To make this table 2NF compliant, we need to break the table up into three tables. The first table, student_courses, is identical to the 1NF compliant table except for the removal of the student_first_name and student_last_name attributes.

Second Normal Form 2NF

The second and third tables, students and courses, are shown below.


Notice that this change stores data more efficiently. For example, because the course information is not included in students table, we only need a single record for any student’s first and last name. Even more, if a student’s name changes there would only be one record that would need to be changed, as opposed to four.

Third Normal Form (3NF)

A table is normalized to the third normal form if the table is 2NF compliant and is free of transitive functional dependencies. In the context of relational databases, a transitive functional dependency occurs when an attribute is dependent on the primary key through another attribute that is not part of the primary key. Let’s refer to the student_courses table again.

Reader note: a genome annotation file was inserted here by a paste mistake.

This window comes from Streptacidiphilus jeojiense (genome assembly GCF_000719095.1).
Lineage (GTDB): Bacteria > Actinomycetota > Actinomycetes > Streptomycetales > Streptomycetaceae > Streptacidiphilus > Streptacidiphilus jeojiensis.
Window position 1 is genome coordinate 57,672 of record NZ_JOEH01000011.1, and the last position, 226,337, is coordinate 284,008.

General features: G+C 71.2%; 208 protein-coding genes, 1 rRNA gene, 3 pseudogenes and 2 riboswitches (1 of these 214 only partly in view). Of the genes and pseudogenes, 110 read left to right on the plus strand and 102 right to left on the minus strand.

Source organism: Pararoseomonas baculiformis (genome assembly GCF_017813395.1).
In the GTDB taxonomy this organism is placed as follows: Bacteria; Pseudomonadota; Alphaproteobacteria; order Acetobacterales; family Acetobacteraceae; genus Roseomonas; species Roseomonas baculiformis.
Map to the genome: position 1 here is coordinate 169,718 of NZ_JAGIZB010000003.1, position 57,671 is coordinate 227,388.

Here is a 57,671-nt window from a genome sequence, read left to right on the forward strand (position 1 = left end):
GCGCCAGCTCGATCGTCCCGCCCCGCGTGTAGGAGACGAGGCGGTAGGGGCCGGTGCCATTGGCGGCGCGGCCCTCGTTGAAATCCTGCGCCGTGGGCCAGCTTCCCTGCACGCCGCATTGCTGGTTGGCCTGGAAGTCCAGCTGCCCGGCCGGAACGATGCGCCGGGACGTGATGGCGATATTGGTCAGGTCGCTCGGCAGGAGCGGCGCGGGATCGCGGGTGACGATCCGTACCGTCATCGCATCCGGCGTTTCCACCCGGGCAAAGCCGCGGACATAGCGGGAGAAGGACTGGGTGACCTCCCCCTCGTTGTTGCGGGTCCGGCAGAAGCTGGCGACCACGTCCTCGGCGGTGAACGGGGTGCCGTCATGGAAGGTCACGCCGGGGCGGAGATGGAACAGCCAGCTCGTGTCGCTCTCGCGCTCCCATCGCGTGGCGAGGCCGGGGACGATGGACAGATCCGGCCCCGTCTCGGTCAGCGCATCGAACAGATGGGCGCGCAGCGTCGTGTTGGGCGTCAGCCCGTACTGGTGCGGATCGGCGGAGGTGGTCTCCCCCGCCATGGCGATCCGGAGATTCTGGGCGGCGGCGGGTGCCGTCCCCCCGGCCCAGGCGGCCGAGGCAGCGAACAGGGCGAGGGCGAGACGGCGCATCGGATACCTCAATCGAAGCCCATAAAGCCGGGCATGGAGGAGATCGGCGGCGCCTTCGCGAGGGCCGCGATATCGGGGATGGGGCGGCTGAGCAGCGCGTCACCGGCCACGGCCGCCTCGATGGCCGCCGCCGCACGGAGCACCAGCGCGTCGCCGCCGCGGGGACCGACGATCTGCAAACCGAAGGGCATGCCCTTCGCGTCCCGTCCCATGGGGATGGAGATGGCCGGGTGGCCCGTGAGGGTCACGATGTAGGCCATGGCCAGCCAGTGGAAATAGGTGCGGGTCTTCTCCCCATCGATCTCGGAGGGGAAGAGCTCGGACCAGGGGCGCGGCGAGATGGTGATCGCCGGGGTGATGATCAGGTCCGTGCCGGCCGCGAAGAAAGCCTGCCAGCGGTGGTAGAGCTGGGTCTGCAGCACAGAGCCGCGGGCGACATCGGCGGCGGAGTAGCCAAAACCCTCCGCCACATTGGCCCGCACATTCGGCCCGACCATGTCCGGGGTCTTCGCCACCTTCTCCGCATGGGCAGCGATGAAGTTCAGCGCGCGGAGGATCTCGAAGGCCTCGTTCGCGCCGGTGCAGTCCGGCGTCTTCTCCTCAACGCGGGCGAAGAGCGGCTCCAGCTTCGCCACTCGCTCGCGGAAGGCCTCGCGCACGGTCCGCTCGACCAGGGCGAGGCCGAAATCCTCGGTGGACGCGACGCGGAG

Third Normal Form 3NF

Here, grade is dependent on student_id and course_id. Furthermore, the grade value determines the points that the respective course contributes to the student’s grade point average (GPA). Put another way, if the letter grade changes, the points should change. Thus, points is dependent on student_id and course_id through grade.

Why is the situation described above an issue? The grades in student_courses range from A to C. Accordingly, there is no information in the database on the points that could be given to students who earn an A+ or a grade between a C- and F. Similarly, there is no way to tell if grades of A+ or C- to F even exist at this college in this case.